This week, we begin a new occasional series to help cruise passengers take the best pictures possible on their voyages.Over the next few months, Warwick Williams will be sharing his photography tips. See the upcoming June edition of the magazine to win a FUJIFILM X-T20 valued at $1,799.
The best camera is one that you will use. There is no point in buying a $10,000 camera if you won’t use it, so buy a good camera that you will use. (A phone is not a camera – that’s why it is called a phone. A tiny senor and a miniature lens doth not a camera make – well not a very good one anyway.)
The Fujifilm XE3 and the Fujifilm XT20 punch well above their weight in photo quality and will easily satisfy the photo enthusiast who likes manual control. The best feature of these two cameras is the “magic” Auto Override switch, meaning that no matter what setting the camera is in with a flick of a switch it is turned instantly into a fully automatic point and shoot camera that anyone can use.
The XF18-135 lens is a beautiful, image stabilised lens that is the perfect tourists’ companion an all-in-one lens suitable for wide angle and telephoto use.
Another important extra you will need is the memory card. I find 64GB is plenty big enough for the average cruise but I always carry multiple cards just in case something goes wrong. Losing a camera is bad but lost photographs are irreplaceable.
Always have spare batteries. I tend to carry three batteries and in very cold climates at least four. In the cold batteries don’t last as long so if you are cruising Antarctica or Alaska carry extras and keep spare batteries in your warm pocket until needed.
Ensure you have a comfortable strap that won’t slip off your shoulder and won’t irritate your neck especially if wearing a t-shirt or other collarless attire.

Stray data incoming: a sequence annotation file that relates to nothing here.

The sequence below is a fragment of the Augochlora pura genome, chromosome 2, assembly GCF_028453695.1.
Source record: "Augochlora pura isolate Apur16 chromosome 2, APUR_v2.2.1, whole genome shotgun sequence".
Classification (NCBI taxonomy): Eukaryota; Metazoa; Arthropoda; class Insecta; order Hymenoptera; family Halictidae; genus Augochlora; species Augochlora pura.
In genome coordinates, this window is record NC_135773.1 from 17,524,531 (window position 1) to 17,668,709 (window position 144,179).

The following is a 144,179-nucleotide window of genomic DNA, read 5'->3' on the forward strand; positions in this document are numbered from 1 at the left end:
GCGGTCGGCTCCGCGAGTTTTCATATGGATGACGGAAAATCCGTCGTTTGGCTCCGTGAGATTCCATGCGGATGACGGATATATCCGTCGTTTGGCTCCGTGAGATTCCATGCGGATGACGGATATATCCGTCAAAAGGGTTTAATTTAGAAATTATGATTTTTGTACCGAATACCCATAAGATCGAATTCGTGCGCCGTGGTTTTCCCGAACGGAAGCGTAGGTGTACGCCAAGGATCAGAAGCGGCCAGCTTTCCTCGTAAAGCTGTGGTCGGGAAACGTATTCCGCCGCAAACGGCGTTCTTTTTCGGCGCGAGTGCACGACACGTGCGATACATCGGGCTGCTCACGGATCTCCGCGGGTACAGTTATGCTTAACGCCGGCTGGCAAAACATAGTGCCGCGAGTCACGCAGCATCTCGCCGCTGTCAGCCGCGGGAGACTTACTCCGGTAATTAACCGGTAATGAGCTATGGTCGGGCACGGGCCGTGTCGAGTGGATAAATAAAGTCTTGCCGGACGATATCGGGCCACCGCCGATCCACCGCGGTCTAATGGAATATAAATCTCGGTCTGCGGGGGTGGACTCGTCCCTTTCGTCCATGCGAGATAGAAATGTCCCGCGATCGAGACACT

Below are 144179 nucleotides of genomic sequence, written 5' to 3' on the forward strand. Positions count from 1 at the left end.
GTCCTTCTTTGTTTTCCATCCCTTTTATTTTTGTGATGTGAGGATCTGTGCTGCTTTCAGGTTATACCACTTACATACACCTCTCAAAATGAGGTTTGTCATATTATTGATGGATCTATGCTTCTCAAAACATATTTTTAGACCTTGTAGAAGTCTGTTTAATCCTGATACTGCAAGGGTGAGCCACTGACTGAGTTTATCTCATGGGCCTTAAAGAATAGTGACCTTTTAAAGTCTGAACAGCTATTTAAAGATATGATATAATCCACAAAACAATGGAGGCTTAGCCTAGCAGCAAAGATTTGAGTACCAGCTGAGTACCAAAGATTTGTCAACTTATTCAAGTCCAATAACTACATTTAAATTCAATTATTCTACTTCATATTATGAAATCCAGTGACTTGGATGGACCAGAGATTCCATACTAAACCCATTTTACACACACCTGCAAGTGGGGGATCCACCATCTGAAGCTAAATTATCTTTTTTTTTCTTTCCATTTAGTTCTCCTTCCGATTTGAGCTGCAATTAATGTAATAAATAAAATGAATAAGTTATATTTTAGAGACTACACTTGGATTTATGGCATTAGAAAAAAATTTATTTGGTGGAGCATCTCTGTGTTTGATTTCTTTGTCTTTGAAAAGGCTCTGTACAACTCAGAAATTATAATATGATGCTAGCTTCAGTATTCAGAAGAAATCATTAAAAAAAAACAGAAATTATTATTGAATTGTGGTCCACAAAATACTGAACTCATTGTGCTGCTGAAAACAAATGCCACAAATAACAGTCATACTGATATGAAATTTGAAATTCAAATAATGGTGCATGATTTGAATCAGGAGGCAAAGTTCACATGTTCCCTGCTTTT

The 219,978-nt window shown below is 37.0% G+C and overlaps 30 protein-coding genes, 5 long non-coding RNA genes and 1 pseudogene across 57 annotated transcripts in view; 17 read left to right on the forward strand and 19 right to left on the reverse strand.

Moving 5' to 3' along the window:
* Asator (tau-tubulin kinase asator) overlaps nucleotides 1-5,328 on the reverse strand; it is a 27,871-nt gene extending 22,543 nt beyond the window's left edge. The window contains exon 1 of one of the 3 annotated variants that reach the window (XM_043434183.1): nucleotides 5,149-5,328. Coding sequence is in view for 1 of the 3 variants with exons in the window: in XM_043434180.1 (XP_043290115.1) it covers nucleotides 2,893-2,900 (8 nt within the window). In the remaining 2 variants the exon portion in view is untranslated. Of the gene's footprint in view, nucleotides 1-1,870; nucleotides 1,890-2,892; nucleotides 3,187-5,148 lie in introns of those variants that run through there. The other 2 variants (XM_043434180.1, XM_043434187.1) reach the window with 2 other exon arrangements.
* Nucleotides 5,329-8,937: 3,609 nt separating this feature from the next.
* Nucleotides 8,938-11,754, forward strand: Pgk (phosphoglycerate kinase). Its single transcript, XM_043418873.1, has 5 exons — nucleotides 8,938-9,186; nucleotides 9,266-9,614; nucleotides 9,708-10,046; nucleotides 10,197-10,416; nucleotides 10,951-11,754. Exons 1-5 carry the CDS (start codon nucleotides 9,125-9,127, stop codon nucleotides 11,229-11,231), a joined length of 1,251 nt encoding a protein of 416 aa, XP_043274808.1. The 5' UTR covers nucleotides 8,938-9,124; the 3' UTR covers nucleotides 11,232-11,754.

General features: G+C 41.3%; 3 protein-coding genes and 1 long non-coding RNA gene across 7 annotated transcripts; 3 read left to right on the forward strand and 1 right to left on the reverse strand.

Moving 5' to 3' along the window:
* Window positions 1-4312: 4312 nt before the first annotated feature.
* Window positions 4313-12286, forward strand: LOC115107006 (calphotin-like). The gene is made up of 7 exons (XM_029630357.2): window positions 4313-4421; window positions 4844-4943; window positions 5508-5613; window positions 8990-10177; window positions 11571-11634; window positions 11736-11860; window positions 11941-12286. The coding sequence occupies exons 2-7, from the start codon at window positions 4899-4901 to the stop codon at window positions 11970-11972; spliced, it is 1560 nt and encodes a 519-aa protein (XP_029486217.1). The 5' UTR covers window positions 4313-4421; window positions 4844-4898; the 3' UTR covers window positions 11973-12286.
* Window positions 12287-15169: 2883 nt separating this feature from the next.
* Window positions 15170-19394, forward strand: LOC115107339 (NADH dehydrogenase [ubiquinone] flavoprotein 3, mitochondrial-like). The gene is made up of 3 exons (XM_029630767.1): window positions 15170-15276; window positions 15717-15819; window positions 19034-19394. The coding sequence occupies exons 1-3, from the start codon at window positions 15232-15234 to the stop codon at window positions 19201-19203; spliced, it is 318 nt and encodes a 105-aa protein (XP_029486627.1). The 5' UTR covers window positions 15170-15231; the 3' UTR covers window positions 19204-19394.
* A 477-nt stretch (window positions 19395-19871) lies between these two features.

A case or carry bag that holds the camera and accessories is a must. It doesn’t have to be huge just somewhere to keep batteries, charger, cables, and other accessories.
A protection filter is an excellent idea. This screws on the front of the most valuable part of your camera – the lens. A circular polarising filter is also great for cutting the reflections from glass and water.
There is always something I take in addition to my main camera: my trusty waterproof, dustproof, shockproof, freezeproof, Finepix XP. It fits in my pocket and I can use it in the pool or at the beach.
Don’t forget your battery charger and a plug adapter – most ships use European or US powerpoints. DO NOT pack a powerboard; it will be confiscated if you do.
Learn how to use your camera before you embark on your holiday. There is nothing more frustrating than not knowing how to use your equipment.
And finally, the most important rule. Print your photos! Digital storage is good for twenty years but a printed silver halide photo will last for 500 years!
Warwick Williams is the Digital Specialist for Fujifilm Australia and also an avid cruiser. He loves to travel, which is lucky for him as his job involves a huge amount of air travel – hence why he chooses cruises for holidays.
Warwick started shooting and developing his own photographs at 11 years old after being given a 35mm camera by his father during a cruise on the Fairstar and photography has been a part of his life since. Originally from the IT industry, he has now over twenty years experience with digital cameras having been involved with them pretty much since their inception
Warwick believes there are two sides to photography, the art of photography and recording history. While it is great to combine the two, either way anyone can record history. And what better place to record history than on a cruise ship!